In the new book Mint Condition: How Baseball Cards Became an American Obsession, James Davieson tells the story of how this bubble formed and subsequently popped. This Slate article The Great Baseball Card Bubble includes a few excerpts. This one hit especially close to home:

American boys growing up in the 1980s approached Beckett Baseball Card Monthly with something like religious reverence. For many of us, it was the first magazine we bought and the only one we leafed through regularly. The magazine’s circulation eventually reached about 1 million, with many of those issues no doubt destined for the book bags of young boys. We walked the school hallways in the ’80s with our Becketts sandwiched between our textbooks, and we followed the price fluctuations of our favorite players with slavish devotion. Beckett’s valuations served as the foundation for all card trades.

To this day, I have about 3 years of worn out Becketts stacked up in my parent’s house. Looking back it was basically the stock market for kids, except instead of real-time quotes we only had monthly updates. Quality downgrades, riding momentum, pure speculation, it was all there. And just like mortgage-backed securities, when the mass media starts calling something a legitimate investment, a crash is soon to follow.

By the ’80s, baseball card values were rising beyond the average hobbyist’s means. As prices continued to climb, baseball cards were touted as a legitimate investment alternative to stocks, with the Wall Street Journal referring to them as sound “inflation hedges” and “nostalgia futures.” Newspapers started running feature stories with headlines such as “Turning Cardboard Into Cash” (the Washington Post), “A Grand Slam Profit May Be in the Cards” (the New York Times), and “Cards Put Gold, Stocks to Shame as Investment” (the Orange County Register). A hobby bulletin called the Ball Street Journal, claiming entrée to a network of scouts and coaches, promised collectors “insider scouting information” that would help them invest in the cards of rising big-league prospects. Collectors bought bundles of rookie cards as a way to gamble legally on a player’s future.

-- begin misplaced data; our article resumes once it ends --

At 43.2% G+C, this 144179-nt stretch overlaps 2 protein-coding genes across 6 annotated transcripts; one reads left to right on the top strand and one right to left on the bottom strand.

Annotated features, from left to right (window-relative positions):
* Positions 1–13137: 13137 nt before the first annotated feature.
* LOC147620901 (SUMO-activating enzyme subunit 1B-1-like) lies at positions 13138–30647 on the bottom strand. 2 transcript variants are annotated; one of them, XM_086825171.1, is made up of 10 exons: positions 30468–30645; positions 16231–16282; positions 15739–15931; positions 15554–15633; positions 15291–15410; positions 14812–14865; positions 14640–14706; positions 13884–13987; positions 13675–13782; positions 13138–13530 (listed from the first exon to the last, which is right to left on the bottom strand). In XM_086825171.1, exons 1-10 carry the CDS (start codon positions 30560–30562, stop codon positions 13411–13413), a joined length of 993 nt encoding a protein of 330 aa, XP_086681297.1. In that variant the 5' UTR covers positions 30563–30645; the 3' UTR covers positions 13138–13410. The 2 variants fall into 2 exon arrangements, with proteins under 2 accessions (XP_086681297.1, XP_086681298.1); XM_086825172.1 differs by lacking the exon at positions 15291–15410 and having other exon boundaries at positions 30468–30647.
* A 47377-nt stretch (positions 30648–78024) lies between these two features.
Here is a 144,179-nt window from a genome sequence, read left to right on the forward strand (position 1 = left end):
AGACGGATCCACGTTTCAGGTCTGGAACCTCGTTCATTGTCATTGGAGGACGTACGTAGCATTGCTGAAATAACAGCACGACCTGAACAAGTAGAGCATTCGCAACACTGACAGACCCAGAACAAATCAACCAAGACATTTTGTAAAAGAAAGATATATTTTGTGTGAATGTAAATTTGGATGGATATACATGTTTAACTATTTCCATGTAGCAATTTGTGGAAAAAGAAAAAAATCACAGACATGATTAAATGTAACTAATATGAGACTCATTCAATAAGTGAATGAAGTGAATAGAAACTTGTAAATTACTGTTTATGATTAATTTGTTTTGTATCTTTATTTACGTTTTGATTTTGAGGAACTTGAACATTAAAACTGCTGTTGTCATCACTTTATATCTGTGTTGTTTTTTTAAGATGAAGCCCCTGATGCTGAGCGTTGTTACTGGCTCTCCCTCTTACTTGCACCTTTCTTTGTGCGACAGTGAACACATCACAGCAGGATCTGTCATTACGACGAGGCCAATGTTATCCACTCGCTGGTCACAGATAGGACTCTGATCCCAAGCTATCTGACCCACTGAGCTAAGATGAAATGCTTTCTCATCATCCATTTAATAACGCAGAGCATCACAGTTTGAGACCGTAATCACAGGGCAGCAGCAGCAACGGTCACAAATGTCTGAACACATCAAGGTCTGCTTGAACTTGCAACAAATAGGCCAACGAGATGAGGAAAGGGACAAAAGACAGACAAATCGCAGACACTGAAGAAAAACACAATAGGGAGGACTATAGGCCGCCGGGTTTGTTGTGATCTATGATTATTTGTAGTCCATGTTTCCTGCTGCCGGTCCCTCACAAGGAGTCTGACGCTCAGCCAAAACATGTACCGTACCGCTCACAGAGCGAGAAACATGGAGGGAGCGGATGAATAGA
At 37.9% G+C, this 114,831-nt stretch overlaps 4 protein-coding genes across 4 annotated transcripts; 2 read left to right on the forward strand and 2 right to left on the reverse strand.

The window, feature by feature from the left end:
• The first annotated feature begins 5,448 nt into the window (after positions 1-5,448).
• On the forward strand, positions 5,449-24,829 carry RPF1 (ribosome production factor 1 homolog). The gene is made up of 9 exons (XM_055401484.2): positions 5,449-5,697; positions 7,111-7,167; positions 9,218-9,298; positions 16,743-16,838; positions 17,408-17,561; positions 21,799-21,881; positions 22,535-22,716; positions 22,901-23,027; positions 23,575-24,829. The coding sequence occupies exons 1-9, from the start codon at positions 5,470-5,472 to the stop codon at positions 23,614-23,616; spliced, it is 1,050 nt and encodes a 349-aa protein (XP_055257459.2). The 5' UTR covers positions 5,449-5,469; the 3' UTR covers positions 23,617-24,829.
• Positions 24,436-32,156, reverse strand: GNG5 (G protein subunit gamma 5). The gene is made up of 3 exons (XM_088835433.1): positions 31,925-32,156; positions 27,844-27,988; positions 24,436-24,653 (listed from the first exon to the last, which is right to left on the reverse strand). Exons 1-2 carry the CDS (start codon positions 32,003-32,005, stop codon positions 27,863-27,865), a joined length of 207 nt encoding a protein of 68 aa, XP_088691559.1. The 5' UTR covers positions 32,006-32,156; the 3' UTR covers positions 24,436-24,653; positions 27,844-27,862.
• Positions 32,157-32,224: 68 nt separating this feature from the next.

Of course I had to idea what inflation hedges were back then, but I did view them as an investment. Baseball cards were a store of value, and were sure to only increase as time went on, right? Even now, I still have a few unopened packs of 1989 Upper Deck, the first “premium” baseball card. I used to fight the urge to open them, balancing the curiosity of whether I had a Ken Griffey, Jr. rookie card, or whether it was better to keep it an unopened mystery.

I suppose I did learn a few things about personal finance in those days. But after reading all this, I figure I can complete my Nolan Ryan 1968-1993 Topps collection on the cheap. 🙂

My Money Blog has partnered with CardRatings and Credit-Land for selected credit cards, and may receive a commission from card issuers. All opinions expressed are the author’s alone, and has not been provided nor approved by any of the companies mentioned. MyMoneyBlog.com is also a member of the Amazon Associate Program, and if you click through to Amazon and make a purchase, I may earn a small commission. Thank you for your support.

Revitalize Your Aging PC With a Fresh Installation of Windows